People who cheat the benefits system in England and Wales will face increased prison sentences of up to 10 years under new guidelines published Monday by Britain's director of public prosecutions.

Keir Starmer QC is urging a "tough stance" against benefit and tax credit fraudsters who he said cost Britain around 1.9 billion pounds a year in new guidance for the Crown Prosecution Service (CPS).

Suspects could now face being charged under the Fraud Act, which carries a maximum sentence of 10 years in prison, rather than the social security legislation used in the past which carries a maximum seven-year sentence.

"It is a myth that 'getting one over on the system' is a victimless crime: the truth is we all pay the price," Starmer said.

"But it???s not only taxpayers that suffer. Benefits exist to protect and support the most vulnerable people in our society and whenever the system is defrauded, it???s also taking money away from those with a genuine need.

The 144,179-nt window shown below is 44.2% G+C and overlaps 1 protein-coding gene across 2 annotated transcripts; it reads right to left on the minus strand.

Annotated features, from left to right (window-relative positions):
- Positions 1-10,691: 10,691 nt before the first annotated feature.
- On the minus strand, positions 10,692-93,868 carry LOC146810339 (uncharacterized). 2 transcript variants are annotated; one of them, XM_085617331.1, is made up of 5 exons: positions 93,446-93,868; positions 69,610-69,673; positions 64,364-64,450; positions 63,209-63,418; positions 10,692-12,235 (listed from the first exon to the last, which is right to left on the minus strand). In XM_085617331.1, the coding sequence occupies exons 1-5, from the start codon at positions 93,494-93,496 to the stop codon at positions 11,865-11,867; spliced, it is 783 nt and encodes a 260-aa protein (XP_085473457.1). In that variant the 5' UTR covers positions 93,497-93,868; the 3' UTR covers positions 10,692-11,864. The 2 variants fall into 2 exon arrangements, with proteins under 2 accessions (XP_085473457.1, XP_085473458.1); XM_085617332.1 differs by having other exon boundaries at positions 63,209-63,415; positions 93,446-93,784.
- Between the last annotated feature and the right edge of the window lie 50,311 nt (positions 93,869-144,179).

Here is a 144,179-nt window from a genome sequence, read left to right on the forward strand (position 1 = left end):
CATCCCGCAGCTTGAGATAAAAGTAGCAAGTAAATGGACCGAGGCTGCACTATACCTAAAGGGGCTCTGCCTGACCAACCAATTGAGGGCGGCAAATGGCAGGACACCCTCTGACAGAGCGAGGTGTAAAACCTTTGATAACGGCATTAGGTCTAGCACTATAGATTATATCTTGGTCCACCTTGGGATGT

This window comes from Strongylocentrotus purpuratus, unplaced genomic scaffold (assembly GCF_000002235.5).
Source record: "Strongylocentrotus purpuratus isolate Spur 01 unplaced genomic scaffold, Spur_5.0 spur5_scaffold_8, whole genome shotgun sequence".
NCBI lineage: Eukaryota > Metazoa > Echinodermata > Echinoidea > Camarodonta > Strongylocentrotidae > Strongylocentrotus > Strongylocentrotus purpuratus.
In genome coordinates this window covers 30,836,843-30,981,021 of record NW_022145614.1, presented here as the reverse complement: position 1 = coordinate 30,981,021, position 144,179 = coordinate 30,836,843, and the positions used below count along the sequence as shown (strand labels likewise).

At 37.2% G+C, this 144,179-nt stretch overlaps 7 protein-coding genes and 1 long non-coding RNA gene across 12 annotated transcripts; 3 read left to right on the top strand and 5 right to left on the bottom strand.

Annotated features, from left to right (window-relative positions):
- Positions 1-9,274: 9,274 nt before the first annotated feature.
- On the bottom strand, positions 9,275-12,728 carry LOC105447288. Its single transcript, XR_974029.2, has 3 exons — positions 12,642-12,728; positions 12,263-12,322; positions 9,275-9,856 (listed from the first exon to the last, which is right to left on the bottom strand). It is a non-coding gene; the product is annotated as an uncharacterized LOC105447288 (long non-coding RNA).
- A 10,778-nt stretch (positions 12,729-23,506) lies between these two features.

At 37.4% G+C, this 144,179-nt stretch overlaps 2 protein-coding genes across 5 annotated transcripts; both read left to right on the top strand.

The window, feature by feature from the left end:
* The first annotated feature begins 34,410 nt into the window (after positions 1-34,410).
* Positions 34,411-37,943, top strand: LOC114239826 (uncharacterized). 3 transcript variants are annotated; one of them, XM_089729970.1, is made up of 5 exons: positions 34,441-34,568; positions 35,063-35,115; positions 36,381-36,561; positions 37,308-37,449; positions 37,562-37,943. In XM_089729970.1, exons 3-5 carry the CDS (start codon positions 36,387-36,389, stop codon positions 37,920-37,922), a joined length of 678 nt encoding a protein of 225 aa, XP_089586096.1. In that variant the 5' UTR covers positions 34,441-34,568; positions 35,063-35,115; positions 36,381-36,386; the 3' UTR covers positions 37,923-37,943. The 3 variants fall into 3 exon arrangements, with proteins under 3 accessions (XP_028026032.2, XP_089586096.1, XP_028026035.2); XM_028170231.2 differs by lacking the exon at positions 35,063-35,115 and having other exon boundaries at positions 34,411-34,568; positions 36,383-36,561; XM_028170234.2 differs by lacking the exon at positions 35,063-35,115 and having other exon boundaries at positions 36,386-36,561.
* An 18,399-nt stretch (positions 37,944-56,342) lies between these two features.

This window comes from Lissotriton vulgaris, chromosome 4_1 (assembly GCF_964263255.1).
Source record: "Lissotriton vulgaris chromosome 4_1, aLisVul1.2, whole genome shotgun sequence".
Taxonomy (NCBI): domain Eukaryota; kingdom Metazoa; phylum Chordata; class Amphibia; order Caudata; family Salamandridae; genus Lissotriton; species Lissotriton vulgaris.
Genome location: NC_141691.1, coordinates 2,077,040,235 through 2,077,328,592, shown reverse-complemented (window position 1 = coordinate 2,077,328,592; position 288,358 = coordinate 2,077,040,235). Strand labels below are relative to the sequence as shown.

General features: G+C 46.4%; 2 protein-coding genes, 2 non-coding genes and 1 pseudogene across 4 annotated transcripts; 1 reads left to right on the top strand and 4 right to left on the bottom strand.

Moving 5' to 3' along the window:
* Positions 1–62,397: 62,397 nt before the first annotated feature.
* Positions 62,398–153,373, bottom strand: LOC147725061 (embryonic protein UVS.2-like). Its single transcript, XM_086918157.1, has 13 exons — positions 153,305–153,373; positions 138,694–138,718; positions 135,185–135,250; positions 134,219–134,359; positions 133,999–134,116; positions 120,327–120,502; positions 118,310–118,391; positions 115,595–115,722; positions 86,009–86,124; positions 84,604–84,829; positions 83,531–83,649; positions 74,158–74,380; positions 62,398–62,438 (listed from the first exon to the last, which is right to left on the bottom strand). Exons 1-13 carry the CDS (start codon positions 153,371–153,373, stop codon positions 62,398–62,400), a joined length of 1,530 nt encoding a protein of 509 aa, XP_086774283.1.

"The guidance for prosecutors is clear that if the evidence demonstrates an element of dishonesty, rather than just knowledge of a fraud, the appropriate charges should be used."

Under the new guidelines, prosecutors will be told to seek tough penalties in cases with aggravating features such as multiple offences, abuse of position or substantial loss to public funds.

Last year, the CPS dealt with more than 8,600 prosecutions in benefit and tax credit cases and has completed over 4,000 in the first five months of this year.

The current conviction rate is nearly 90 percent.

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